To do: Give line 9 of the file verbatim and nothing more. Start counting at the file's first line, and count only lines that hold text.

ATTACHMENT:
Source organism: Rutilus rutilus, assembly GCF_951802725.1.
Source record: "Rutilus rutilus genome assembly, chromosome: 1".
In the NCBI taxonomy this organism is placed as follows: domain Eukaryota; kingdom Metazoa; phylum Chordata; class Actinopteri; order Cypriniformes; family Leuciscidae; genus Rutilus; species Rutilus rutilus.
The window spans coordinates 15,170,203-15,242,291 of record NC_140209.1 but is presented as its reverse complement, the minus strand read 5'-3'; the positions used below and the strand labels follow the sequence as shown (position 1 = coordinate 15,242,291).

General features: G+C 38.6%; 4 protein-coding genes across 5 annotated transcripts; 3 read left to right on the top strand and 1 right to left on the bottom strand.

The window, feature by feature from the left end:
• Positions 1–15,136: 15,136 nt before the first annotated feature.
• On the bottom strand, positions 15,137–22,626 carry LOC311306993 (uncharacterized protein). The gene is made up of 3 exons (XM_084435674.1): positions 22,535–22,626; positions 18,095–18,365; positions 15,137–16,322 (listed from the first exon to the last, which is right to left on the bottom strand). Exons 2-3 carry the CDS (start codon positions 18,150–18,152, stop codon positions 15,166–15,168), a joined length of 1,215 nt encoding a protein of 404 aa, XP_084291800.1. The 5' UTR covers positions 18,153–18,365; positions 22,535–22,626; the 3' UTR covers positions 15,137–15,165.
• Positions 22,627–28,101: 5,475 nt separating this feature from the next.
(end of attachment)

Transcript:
• Positions 22,627–28,101: 5,475 nt separating this feature from the next.